Lung cancer is the greatest cause of cancer mortality in the United States, necessitating ongoing improvements in current treatment techniques. Photodynamic therapy (PDT) involves the interaction between a photosensitizer, light, and oxygen. The resulting release of reactive oxygen species causes tumor necrosis. It has been used as an endoscopic technique for the palliation of lung cancer. Porfimer sodium (Photofrin) is the only Food and Drug Administration-approved photosensitizer for PDT but has limited depth of penetration and produces prolonged skin phototoxicity. Multiple newer photosensitizers are in development, including PS785. The effectiveness of PS785 was compared with porfimer sodium in the treatment of human lung cancer xenografts in mice.
Human non-small cell lung cancer (NSCLC) xenografts were established in severe combined immunodeficient mice and grouped into small (3-5 mm) and large tumors (6-10 mm). PS785 or porfimer sodium was administered intravenously, and PDT was executed at 24, 48, or 72 h after injection. The primary endpoint was the delay of tumor regrowth after PDT.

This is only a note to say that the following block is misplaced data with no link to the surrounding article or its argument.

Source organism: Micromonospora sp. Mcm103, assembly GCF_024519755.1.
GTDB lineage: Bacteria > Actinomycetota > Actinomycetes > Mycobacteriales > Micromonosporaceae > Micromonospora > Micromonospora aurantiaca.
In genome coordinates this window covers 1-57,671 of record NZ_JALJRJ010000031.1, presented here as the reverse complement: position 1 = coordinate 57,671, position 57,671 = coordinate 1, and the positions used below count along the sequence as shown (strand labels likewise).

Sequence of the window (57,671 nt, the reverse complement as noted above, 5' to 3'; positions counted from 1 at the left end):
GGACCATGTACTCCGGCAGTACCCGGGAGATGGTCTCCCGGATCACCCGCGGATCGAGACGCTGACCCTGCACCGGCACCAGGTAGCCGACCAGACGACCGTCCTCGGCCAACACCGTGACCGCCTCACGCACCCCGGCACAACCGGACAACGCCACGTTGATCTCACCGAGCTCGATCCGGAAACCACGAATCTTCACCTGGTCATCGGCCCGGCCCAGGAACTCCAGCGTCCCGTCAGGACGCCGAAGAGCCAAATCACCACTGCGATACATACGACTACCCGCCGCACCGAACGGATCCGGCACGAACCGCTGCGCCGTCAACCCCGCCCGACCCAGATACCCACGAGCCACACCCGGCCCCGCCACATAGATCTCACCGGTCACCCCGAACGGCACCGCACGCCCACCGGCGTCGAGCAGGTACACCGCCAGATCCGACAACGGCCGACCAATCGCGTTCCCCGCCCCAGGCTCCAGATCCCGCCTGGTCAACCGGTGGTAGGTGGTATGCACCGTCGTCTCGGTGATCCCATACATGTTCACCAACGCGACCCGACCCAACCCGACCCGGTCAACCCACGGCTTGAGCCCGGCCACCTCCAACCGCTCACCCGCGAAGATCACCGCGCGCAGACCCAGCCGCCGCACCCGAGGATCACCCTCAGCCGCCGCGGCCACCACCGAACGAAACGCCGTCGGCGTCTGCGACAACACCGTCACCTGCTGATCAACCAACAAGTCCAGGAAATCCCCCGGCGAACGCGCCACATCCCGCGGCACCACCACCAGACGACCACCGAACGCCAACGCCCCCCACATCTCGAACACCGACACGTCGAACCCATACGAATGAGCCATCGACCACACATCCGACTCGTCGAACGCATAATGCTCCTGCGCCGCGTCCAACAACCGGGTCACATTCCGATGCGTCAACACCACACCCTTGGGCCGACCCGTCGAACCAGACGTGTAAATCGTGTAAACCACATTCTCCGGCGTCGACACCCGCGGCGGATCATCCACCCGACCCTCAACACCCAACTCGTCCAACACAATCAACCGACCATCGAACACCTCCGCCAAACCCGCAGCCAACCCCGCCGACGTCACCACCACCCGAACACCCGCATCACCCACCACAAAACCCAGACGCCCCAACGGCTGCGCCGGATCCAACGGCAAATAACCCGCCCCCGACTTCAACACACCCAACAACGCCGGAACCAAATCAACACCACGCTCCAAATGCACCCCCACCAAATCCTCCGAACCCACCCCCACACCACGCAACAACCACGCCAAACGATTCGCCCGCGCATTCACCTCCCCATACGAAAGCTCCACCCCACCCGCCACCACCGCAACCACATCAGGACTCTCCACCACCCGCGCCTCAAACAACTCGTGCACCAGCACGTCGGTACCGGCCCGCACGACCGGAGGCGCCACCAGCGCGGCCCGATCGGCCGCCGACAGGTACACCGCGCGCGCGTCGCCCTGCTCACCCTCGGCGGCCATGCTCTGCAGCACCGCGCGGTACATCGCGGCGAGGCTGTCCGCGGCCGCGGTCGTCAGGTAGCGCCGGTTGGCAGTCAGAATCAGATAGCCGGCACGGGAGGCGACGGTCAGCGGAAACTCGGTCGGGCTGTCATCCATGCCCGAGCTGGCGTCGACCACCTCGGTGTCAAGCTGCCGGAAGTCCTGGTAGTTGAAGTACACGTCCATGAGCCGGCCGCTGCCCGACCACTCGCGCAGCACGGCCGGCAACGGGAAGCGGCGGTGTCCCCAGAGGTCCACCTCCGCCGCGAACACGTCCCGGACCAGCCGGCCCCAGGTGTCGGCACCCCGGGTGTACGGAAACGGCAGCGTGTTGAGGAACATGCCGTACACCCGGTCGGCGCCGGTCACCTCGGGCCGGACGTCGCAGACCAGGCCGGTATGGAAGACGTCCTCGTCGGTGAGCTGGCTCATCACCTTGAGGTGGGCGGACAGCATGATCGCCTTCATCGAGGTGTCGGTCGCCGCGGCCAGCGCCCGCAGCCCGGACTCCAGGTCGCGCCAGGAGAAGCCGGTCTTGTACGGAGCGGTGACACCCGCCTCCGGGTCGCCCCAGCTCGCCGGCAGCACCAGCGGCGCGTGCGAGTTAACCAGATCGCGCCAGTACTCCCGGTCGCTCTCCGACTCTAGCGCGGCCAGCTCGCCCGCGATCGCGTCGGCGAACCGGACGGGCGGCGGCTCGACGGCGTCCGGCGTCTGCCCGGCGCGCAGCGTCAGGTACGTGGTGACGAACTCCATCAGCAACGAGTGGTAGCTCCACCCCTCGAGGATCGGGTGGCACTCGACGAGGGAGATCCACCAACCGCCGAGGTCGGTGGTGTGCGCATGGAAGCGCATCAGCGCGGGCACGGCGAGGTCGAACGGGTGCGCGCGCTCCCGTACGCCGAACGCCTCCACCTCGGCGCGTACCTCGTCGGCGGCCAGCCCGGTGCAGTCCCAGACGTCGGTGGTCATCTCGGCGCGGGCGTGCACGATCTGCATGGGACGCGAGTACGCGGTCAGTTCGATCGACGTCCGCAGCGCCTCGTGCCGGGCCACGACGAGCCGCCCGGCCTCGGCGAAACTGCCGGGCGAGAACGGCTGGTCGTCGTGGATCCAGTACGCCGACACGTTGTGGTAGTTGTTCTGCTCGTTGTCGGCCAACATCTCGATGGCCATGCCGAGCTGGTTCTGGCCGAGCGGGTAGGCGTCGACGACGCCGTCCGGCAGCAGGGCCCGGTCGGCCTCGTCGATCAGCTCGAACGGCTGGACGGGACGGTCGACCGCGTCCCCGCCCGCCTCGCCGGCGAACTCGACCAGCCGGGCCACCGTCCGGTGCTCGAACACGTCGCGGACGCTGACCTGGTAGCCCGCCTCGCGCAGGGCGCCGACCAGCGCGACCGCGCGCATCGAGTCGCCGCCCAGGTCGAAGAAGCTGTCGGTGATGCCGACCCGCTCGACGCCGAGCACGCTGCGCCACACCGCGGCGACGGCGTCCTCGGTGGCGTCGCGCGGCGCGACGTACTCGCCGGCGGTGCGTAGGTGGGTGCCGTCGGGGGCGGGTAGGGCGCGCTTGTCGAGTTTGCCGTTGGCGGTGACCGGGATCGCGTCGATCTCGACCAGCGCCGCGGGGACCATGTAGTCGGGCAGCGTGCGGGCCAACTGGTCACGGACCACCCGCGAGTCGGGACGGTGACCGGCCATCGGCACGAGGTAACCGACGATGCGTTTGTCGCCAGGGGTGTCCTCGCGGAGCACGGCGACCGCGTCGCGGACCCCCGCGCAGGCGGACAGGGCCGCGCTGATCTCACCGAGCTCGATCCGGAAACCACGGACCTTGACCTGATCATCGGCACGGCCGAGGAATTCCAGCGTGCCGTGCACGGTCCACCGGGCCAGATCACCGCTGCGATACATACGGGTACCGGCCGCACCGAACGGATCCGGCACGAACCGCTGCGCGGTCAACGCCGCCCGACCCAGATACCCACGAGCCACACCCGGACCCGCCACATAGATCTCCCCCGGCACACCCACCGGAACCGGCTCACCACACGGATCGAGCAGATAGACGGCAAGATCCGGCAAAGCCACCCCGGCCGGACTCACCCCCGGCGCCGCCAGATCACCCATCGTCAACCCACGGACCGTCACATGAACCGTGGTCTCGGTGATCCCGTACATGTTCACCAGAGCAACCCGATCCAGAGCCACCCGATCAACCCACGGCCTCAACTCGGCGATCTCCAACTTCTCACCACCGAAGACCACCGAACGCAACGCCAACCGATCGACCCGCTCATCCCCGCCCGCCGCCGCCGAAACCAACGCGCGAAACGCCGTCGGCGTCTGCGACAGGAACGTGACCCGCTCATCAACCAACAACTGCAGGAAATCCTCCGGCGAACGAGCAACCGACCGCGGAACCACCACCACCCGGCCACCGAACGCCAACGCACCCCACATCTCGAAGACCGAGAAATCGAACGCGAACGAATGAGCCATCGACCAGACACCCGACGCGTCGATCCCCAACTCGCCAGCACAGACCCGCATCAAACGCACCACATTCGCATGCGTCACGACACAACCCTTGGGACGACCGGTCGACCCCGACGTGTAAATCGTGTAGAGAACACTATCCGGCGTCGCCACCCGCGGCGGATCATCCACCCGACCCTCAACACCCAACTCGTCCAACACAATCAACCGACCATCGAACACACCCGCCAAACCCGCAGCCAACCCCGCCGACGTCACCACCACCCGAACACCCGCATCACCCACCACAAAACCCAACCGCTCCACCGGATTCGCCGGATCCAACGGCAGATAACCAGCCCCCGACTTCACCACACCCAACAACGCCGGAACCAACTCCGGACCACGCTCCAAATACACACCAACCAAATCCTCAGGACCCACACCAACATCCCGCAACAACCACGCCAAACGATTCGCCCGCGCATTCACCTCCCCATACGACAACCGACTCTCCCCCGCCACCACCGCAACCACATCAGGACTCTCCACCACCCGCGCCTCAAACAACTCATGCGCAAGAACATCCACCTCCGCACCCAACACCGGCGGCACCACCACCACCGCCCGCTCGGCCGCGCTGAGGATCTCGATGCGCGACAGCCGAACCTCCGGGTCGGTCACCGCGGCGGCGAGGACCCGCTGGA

Porfimer sodium and PS785 produced statistically similar delays of tumor regrowth after PDT when small tumors were treated at 24 and 48 h. At 72 h, PS785 performed better in small tumors. However, for large tumors, PS785 produced no delay in tumor regrowth at any time point.
PS785 and porfimer sodium were able to effectively treat NSCLC to a depth of ≤5 mm. However, porfimer sodium was more effective in treating NSCLC tumors to a depth of 6-10 mm. Further efforts are required to produce photosensitizers that will facilitate PDT of larger tumors.

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